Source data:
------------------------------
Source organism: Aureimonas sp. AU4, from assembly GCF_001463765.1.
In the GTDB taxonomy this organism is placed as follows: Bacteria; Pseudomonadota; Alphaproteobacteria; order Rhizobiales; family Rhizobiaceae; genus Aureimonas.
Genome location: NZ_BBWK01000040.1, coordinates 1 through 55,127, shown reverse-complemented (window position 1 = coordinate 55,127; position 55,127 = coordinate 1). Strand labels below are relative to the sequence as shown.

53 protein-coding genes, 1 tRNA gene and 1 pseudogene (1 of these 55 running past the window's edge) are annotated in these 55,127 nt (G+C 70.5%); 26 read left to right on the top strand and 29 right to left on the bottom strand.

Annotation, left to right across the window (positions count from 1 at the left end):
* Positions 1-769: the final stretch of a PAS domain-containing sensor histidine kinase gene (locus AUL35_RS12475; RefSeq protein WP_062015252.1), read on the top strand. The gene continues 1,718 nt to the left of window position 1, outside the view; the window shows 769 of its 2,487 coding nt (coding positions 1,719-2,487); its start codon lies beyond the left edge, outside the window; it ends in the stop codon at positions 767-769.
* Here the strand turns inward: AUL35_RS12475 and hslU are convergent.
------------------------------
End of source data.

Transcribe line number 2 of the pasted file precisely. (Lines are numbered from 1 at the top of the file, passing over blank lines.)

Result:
In the GTDB taxonomy this organism is placed as follows: Bacteria; Pseudomonadota; Alphaproteobacteria; order Rhizobiales; family Rhizobiaceae; genus Aureimonas.